The CDC is now urging pregnant people to get the COVID-19 vaccine as possible, citing new research that found there was no increased risk of miscarriage in people vaccinated during the first 20 weeks of pregnancy. Earlier research made similar findings for people vaccinated later in their pregnancies, the New York Times reports. The new CDC advice warns that pregnant people are at increased risk of severe illness from COVID-19, and that infection leads to an increased risk of preterm birth. Some studies have also found an increased risk of miscarriage or stillbirth. "The vaccines are safe and effective, and it has never been more urgent to increase vaccinations as we face the highly transmissible delta variant and see severe outcomes from COVID-19 among unvaccinated pregnant people," CDC Director Rochelle Walensky said in a statement, per USA Today.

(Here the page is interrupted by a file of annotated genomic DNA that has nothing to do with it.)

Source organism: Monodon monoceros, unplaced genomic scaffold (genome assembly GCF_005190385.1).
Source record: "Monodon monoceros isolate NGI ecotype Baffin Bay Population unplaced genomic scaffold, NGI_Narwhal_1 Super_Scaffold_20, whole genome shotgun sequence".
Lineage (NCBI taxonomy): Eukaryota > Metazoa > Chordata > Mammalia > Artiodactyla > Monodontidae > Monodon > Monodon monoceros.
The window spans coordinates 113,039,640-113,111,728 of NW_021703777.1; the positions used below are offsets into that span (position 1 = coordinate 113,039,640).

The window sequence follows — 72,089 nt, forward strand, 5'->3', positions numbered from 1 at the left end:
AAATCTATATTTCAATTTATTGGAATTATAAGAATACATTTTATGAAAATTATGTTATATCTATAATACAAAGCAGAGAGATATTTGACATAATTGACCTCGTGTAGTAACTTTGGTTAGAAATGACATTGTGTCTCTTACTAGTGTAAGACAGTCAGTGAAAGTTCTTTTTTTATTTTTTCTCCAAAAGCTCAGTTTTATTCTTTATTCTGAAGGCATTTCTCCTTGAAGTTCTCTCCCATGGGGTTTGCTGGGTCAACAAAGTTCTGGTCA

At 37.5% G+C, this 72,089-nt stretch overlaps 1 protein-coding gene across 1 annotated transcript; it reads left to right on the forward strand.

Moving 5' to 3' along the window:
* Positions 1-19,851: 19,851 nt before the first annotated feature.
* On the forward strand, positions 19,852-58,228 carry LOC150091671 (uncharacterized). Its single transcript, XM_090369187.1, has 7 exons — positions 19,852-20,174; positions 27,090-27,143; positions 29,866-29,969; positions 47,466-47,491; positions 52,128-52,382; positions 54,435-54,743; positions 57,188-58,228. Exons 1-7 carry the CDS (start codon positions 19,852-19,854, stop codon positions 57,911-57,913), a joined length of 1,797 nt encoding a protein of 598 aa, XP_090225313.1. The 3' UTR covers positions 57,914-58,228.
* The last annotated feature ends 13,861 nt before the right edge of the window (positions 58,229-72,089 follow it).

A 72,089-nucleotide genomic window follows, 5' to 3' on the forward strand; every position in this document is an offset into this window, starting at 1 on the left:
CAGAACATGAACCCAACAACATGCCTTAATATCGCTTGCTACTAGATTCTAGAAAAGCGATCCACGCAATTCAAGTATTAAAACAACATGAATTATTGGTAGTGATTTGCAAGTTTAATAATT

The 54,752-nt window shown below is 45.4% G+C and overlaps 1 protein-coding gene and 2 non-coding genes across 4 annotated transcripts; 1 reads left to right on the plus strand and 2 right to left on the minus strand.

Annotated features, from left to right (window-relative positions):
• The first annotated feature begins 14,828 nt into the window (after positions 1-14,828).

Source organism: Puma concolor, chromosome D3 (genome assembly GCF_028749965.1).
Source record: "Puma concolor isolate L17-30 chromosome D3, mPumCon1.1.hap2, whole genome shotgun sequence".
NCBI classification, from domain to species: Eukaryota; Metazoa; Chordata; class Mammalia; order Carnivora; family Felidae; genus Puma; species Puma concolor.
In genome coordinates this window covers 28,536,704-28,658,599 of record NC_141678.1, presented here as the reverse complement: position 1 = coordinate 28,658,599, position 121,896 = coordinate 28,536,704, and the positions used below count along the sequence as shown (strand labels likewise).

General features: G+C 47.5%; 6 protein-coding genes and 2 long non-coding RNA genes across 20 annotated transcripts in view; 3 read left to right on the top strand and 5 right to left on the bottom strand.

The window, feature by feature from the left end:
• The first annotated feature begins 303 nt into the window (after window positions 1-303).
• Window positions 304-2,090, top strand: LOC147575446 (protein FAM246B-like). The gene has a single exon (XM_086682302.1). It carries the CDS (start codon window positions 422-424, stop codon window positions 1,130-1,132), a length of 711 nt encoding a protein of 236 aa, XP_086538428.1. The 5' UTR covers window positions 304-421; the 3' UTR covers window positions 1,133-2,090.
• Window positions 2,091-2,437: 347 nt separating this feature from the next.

The new CDC advice replaces advice that said pregnant people should consider getting vaccinated but didn't go as far as a full recommendation. The American College of Obstetricians and Gynecologists and other groups also strongly recommend vaccination. The new advice comes as hospitals around the country are seeing a steep rise in pregnant COVID patients, most of them unvaccinated. "This is by far the worst we’ve seen in the pandemic," Dr. Jane Martin, an obstetrician with Ochsner Baptist Medical Center in New Orleans, tells the AP. "It’s disheartening and it’s exhausting. It feels like it doesn’t have to be like this." She says there were a few seriously ill pregnant patients during earlier waves of the pandemic, but over the last week or two, they "have had multiple critically ill pregnant patients admitted" every day. (Read more coronavirus vaccine stories.)